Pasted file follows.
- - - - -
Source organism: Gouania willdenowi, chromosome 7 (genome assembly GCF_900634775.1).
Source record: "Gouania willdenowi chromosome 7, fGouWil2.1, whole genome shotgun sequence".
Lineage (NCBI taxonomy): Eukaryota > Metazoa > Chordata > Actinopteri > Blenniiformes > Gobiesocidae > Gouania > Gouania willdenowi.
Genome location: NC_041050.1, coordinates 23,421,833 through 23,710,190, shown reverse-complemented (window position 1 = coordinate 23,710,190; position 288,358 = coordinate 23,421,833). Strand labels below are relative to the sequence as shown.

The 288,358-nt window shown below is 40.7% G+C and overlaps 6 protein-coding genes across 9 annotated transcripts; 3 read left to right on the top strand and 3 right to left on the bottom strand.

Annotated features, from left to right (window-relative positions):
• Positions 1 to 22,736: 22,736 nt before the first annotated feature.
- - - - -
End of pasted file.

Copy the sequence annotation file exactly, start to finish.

Source organism: Gouania willdenowi, chromosome 7 (genome assembly GCF_900634775.1).
Source record: "Gouania willdenowi chromosome 7, fGouWil2.1, whole genome shotgun sequence".
Lineage (NCBI taxonomy): Eukaryota > Metazoa > Chordata > Actinopteri > Blenniiformes > Gobiesocidae > Gouania > Gouania willdenowi.
Genome location: NC_041050.1, coordinates 23,421,833 through 23,710,190, shown reverse-complemented (window position 1 = coordinate 23,710,190; position 288,358 = coordinate 23,421,833). Strand labels below are relative to the sequence as shown.

The 288,358-nt window shown below is 40.7% G+C and overlaps 6 protein-coding genes across 9 annotated transcripts; 3 read left to right on the top strand and 3 right to left on the bottom strand.

Annotated features, from left to right (window-relative positions):
• Positions 1 to 22,736: 22,736 nt before the first annotated feature.